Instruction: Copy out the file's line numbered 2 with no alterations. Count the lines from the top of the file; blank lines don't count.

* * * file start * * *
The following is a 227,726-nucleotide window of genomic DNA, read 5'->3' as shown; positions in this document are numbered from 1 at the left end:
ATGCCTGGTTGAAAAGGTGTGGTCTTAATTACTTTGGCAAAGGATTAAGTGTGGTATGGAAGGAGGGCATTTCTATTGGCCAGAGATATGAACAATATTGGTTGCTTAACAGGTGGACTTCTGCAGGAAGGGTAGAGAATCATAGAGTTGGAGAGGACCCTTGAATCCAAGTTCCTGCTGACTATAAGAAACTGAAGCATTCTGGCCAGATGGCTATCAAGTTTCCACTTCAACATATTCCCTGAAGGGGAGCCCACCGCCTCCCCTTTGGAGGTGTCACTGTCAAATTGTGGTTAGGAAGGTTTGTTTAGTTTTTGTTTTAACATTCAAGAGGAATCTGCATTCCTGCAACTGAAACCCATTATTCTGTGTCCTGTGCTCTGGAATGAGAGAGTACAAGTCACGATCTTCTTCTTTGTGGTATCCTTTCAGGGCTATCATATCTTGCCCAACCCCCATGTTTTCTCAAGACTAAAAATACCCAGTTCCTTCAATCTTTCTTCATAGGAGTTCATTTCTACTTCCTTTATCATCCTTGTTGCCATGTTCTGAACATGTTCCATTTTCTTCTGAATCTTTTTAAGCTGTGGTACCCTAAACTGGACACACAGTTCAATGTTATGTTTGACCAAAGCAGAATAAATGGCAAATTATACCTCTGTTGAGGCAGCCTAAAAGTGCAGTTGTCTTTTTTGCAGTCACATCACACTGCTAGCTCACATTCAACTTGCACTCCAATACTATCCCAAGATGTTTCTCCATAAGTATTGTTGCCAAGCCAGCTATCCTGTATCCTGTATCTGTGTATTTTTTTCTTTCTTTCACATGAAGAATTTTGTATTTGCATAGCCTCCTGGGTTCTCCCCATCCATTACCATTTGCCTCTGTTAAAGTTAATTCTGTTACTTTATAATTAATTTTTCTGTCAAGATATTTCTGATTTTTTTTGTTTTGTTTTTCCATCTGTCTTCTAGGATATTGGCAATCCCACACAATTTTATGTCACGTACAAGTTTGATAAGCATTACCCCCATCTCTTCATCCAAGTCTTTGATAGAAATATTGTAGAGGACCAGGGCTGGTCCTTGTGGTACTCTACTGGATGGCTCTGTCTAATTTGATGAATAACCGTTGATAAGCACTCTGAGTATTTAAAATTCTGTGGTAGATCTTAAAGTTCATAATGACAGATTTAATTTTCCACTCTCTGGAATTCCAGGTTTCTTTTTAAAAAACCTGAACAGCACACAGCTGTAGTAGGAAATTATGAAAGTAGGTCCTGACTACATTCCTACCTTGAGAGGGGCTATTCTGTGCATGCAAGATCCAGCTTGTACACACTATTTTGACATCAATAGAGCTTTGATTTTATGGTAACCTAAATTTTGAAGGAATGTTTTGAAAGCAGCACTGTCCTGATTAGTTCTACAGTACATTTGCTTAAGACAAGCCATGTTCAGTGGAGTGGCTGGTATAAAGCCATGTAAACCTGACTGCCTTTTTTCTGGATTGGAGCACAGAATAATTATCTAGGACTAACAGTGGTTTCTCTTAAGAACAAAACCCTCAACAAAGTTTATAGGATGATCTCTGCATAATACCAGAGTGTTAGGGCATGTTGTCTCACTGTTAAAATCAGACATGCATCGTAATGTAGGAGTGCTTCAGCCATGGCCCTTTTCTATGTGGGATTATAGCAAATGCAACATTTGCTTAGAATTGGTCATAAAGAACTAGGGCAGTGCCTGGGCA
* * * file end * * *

ATGCCTGGTTGAAAAGGTGTGGTCTTAATTACTTTGGCAAAGGATTAAGTGTGGTATGGAAGGAGGGCATTTCTATTGGCCAGAGATATGAACAATATTGGTTGCTTAACAGGTGGACTTCTGCAGGAAGGGTAGAGAATCATAGAGTTGGAGAGGACCCTTGAATCCAAGTTCCTGCTGACTATAAGAAACTGAAGCATTCTGGCCAGATGGCTATCAAGTTTCCACTTCAACATATTCCCTGAAGGGGAGCCCACCGCCTCCCCTTTGGAGGTGTCACTGTCAAATTGTGGTTAGGAAGGTTTGTTTAGTTTTTGTTTTAACATTCAAGAGGAATCTGCATTCCTGCAACTGAAACCCATTATTCTGTGTCCTGTGCTCTGGAATGAGAGAGTACAAGTCACGATCTTCTTCTTTGTGGTATCCTTTCAGGGCTATCATATCTTGCCCAACCCCCATGTTTTCTCAAGACTAAAAATACCCAGTTCCTTCAATCTTTCTTCATAGGAGTTCATTTCTACTTCCTTTATCATCCTTGTTGCCATGTTCTGAACATGTTCCATTTTCTTCTGAATCTTTTTAAGCTGTGGTACCCTAAACTGGACACACAGTTCAATGTTATGTTTGACCAAAGCAGAATAAATGGCAAATTATACCTCTGTTGAGGCAGCCTAAAAGTGCAGTTGTCTTTTTTGCAGTCACATCACACTGCTAGCTCACATTCAACTTGCACTCCAATACTATCCCAAGATGTTTCTCCATAAGTATTGTTGCCAAGCCAGCTATCCTGTATCCTGTATCTGTGTATTTTTTTCTTTCTTTCACATGAAGAATTTTGTATTTGCATAGCCTCCTGGGTTCTCCCCATCCATTACCATTTGCCTCTGTTAAAGTTAATTCTGTTACTTTATAATTAATTTTTCTGTCAAGATATTTCTGATTTTTTTTGTTTTGTTTTTCCATCTGTCTTCTAGGATATTGGCAATCCCACACAATTTTATGTCACGTACAAGTTTGATAAGCATTACCCCCATCTCTTCATCCAAGTCTTTGATAGAAATATTGTAGAGGACCAGGGCTGGTCCTTGTGGTACTCTACTGGATGGCTCTGTCTAATTTGATGAATAACCGTTGATAAGCACTCTGAGTATTTAAAATTCTGTGGTAGATCTTAAAGTTCATAATGACAGATTTAATTTTCCACTCTCTGGAATTCCAGGTTTCTTTTTAAAAAACCTGAACAGCACACAGCTGTAGTAGGAAATTATGAAAGTAGGTCCTGACTACATTCCTACCTTGAGAGGGGCTATTCTGTGCATGCAAGATCCAGCTTGTACACACTATTTTGACATCAATAGAGCTTTGATTTTATGGTAACCTAAATTTTGAAGGAATGTTTTGAAAGCAGCACTGTCCTGATTAGTTCTACAGTACATTTGCTTAAGACAAGCCATGTTCAGTGGAGTGGCTGGTATAAAGCCATGTAAACCTGACTGCCTTTTTTCTGGATTGGAGCACAGAATAATTATCTAGGACTAACAGTGGTTTCTCTTAAGAACAAAACCCTCAACAAAGTTTATAGGATGATCTCTGCATAATACCAGAGTGTTAGGGCATGTTGTCTCACTGTTAAAATCAGACATGCATCGTAATGTAGGAGTGCTTCAGCCATGGCCCTTTTCTATGTGGGATTATAGCAAATGCAACATTTGCTTAGAATTGGTCATAAAGAACTAGGGCAGTGCCTGGGCA